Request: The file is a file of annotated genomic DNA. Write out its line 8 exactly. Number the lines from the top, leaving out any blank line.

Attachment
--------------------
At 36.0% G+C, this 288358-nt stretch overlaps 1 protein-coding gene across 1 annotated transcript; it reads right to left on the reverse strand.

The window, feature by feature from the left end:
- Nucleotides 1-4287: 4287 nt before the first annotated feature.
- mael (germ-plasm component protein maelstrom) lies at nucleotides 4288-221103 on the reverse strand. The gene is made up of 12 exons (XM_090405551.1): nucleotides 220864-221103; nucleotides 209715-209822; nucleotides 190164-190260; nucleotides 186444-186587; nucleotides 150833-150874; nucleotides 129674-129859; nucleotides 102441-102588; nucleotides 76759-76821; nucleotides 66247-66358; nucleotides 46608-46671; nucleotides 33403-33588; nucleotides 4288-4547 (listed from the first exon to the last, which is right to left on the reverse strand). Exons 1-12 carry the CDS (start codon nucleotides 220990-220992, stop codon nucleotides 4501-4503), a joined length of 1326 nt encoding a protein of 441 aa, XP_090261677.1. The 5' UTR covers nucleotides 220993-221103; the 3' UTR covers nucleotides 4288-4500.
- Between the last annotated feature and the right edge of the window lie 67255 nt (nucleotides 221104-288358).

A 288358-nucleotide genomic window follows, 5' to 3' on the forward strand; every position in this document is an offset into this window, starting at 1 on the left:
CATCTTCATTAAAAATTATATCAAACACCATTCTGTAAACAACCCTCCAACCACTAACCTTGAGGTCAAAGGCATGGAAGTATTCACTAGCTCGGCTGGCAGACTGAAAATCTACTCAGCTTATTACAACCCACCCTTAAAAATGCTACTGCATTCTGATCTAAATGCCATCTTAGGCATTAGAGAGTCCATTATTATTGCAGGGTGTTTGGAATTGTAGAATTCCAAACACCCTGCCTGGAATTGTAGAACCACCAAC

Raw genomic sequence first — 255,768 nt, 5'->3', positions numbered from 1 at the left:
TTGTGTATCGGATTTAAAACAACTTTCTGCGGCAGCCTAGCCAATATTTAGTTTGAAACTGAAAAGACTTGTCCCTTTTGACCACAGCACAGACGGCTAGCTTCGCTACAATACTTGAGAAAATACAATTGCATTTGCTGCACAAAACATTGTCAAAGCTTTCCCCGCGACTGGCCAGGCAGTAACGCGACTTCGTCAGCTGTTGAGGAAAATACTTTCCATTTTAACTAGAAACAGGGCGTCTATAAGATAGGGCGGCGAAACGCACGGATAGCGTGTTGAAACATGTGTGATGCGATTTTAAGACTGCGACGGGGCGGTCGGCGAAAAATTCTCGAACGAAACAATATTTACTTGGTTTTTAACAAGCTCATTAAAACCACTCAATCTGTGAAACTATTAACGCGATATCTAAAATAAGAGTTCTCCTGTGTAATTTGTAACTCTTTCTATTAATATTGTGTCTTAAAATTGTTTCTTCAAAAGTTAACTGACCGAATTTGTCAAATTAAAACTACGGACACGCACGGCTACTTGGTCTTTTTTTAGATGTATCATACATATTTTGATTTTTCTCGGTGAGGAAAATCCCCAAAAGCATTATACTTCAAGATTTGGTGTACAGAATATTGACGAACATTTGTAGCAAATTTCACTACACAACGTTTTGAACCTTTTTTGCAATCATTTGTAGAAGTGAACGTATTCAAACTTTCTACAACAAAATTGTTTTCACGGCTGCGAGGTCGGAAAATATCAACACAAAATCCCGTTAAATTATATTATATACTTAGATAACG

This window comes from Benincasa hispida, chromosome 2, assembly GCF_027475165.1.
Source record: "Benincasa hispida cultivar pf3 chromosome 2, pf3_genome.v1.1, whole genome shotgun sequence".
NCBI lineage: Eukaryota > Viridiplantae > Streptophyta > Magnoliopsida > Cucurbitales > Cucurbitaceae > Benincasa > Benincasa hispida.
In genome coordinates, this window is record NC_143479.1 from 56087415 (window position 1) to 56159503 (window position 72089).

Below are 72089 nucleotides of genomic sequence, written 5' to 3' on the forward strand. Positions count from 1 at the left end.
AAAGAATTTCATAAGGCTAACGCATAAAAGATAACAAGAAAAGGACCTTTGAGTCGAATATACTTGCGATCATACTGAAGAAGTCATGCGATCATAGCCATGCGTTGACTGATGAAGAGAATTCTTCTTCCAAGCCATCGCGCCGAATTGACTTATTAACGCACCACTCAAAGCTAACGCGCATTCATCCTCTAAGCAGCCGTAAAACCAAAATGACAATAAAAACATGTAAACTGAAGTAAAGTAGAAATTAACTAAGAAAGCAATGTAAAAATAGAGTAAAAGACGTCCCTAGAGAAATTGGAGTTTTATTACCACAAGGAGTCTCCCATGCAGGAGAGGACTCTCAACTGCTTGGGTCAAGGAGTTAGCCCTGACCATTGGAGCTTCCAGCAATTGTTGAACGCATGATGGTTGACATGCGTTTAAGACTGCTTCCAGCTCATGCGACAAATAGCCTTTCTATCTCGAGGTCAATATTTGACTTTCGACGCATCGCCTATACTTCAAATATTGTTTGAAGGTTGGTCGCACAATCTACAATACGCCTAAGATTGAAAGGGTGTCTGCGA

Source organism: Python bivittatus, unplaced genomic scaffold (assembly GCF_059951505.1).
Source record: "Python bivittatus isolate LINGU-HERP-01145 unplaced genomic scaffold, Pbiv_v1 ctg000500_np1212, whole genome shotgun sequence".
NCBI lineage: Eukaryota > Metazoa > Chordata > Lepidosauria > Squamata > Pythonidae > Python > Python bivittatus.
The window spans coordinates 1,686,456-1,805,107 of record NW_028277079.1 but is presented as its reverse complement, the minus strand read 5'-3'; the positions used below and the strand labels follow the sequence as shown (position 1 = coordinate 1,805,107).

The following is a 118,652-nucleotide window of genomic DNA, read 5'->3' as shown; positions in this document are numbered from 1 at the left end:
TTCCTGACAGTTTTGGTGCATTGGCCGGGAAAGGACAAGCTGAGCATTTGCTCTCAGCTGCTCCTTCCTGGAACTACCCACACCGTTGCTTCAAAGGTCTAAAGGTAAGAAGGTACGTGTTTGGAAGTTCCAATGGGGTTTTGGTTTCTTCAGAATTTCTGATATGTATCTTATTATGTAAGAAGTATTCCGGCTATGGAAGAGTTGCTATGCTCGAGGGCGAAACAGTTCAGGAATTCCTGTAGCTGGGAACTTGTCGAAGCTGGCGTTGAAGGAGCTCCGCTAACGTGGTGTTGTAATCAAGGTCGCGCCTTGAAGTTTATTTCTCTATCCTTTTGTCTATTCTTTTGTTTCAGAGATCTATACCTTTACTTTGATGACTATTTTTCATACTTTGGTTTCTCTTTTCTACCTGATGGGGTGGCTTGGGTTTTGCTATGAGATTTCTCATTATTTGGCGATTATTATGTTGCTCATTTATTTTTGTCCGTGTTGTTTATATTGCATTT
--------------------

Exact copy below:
Raw genomic sequence first — 255,768 nt, 5'->3', positions numbered from 1 at the left: